Mixing and Matching Travel Resources in Asia

I always said I would not write an article about how I effectively combine hotel and airlines points to create great trips. I figured that if I did, the travel industry would change how they do things to make it much more difficult. Well, they have started making things difficult anyway, so I figured there is no time like the present to share with travelers how I created the most exotic and wonderful Asian trip

to celebrate my 61st birthday in the fall of 2014. I flew out of LAX on November 1, 2014 and returned December 4, 2014. Everything went so successfully, my travel planning will never be the same. I spent five magnificent weeks in Asia for about $6, 000, including air, hotels, tours, and accommodations. This included a total of 13 flights, and everything went smoothly. There were surprises in the planning, and some great surprises on the trip. On some trips, the travel gods are just on your side. The itinerary for this trip turned out to be Malaysia, Indonesia, India and Taiwan, but the planning and reservations were not in that order at all.

Surprises In the planning

Of course all this planning began about 18 months prior, when I was thinking of going to Africa. That’s right, Africa. I have owned and exchanged timeshares for 25 years all over the world, and was looking to find my next exchange in Africa using Interval International. Then Bali jumped out at me online. That’s right, Bali. So I thought well, I have never been there, and of course India was climbing to the top of my travel to-do list. So I booked the week in a one bedroom unit in Seminyak at a resort owned by the Astana Group from  November 7-14. The cost for the timeshare week maintenance fee and exchange fee was just under $1000.

 I had been hearing a lot about the Overseas Adventure Travel trip to northern India called Heart of India. I picked up the phone and asked them if their 2014 dates were out yet, and sure enough they were. So I told them about my Bali reservation, from November 7-14, and asked if they had any departures around that time. They confirmed they had a departure with solo availability (no single supplement, which is always great) for November 14, and the group meets up on November 15-30 in New Deli. So far so good. The trip cost was $2,825. It was originally $3200, but they gave me $100 in travel credits, which brought the price down, and I paid early, saving another 10%.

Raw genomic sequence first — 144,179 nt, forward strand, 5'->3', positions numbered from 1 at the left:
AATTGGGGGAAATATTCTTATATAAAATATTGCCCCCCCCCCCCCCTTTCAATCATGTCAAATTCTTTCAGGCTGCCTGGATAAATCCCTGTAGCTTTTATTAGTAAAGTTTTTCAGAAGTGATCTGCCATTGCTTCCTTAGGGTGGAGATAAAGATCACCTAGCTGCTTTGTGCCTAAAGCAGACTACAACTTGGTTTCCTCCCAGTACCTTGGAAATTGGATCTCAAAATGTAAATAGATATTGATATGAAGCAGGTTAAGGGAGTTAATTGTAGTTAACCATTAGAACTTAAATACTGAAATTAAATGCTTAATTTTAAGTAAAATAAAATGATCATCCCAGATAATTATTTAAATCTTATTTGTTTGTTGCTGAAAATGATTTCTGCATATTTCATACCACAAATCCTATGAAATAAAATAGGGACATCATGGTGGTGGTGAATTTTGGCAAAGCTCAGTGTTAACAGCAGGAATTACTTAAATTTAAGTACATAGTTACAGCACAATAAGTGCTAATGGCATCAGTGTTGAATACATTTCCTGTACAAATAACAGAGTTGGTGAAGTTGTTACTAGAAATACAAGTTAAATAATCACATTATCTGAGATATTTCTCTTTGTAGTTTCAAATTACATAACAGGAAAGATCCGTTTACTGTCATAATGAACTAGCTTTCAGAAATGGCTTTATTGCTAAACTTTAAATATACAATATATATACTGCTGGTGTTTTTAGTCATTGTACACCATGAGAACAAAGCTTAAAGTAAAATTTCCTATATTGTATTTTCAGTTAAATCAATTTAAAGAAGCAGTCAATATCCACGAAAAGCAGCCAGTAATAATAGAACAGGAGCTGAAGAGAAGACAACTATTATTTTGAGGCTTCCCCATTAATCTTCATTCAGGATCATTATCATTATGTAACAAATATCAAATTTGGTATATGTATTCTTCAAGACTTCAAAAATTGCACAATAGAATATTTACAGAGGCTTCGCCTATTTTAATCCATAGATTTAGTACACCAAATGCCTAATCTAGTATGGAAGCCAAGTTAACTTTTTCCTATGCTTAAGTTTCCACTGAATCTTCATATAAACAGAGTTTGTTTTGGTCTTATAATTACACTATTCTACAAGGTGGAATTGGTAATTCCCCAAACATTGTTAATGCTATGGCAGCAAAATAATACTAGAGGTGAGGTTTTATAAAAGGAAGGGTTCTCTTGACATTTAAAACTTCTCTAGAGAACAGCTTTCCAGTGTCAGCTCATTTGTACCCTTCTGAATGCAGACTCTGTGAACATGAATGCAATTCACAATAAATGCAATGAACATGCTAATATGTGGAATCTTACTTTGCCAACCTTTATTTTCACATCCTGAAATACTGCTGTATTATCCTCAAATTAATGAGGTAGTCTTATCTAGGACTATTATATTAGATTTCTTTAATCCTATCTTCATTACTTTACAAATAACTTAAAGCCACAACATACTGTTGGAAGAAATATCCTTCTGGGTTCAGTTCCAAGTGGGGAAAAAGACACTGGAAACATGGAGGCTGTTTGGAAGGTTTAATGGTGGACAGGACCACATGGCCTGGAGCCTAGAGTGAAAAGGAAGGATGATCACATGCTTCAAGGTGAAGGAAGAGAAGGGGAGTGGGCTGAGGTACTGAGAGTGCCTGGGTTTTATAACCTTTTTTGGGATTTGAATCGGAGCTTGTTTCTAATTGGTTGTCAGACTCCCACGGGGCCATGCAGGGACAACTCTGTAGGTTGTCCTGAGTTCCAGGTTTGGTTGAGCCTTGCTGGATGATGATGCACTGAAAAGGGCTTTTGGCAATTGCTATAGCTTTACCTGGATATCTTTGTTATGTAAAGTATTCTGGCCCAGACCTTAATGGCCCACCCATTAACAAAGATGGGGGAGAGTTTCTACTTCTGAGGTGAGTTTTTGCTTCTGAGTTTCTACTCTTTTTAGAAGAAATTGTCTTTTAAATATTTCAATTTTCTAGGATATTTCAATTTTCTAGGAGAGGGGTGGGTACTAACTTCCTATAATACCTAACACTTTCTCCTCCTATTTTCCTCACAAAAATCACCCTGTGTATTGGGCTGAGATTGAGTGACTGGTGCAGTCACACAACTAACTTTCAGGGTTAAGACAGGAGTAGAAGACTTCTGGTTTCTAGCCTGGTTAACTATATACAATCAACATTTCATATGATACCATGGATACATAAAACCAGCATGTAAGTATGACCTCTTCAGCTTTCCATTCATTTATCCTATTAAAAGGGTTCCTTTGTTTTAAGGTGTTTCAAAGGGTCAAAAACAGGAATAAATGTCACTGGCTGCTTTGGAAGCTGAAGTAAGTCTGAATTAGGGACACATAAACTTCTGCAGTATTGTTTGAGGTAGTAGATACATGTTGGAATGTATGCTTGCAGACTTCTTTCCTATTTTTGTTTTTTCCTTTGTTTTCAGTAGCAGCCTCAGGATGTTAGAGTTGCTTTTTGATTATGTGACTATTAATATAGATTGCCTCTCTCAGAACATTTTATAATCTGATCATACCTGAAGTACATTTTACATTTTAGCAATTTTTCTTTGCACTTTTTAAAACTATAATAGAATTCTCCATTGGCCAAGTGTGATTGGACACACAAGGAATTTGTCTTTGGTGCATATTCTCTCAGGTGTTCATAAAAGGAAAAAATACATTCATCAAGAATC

I started poking around at airfare, and even though it was too early to book anything, Malaysian Air had great prices from LAX to Kuala Lampur that were constant, and it never seemed to fluctuate  in price no matter when you booked or what day you flew. I could get one ticket that took me the entire way to all my destinations beginning with LAX to Kuala Lampur, then onto Bali, then Deli, and back again. That appeared in the planning to be $1800 for a single ticket with all the stops I wanted.

Photos: Jann Segal

In early 2014 it was time to start actually booking airfare and hotels, since the requisite 11 months had passed and all my dates were now on the reservation systems. (12 months for many hotels). I had noticed in the intervening months that the Hilton Doubletree at the Intermark in Kuala Lampur was centrally located, and the cost for each night using hotel points was a little over 8,000 points. It had great reviews on Trip Advisor as well. Their reservation system seems to work by giving the customer the lower rate in either currency or points depending on the number of nights. The more nights, the lower the nightly rate. I had 50,000 points to spend due to a credit card promotion, so I was chomping at the bit to use those for such a great price. I booked a six night stay for about 48,000 points at the Doubletree, from  November 2 through 7.  The hotel has a great view of the Petronas Towers, is well located, and I was just thrilled to combine my timeshare week with hotel points. The card was even free for the first year. I later applied a free night certificate I receive each year from Hilton to the reservation, which brought the amount of points I spent down even further to 40,000. That is often the cost in points for a single night.

Also in the intervening time, a number of things had happened.  I was still committed to using Malaysia airlines since I liked their routing, but noticed they had pulled out of LAX and were only flying inter-Asia routes. There was no longer a non-stop stop to KLIA as I had hoped. The new routing was American Airlines via Japan. I adored Japan, but I was going to want to see more of it if I used the code share flight with American, which   would have extended my tip even longer. So I called United Airlines and asked about my mileage balance. I noticed I could not fly into KLIA very easily from what I saw online. However, if I purchased about $400 in miles, I would have enough to fly to KLIA using EVA, the Taiwanese carrier about whom I had heard great things, with only one stop in Taipei. They had availability for November 1st to KLIA, with a return from KLIA on December 1st. But then the reservation agent told me that since this was a frequent flier ticket, I had the option for a free layover in Taipei if I wanted it. Of course I wanted it! So I made my return from Taipei to LAX on December 4th, the day after my birthday.  So now my round trip to Asia was only costing me  $400 and mileage. Perfect.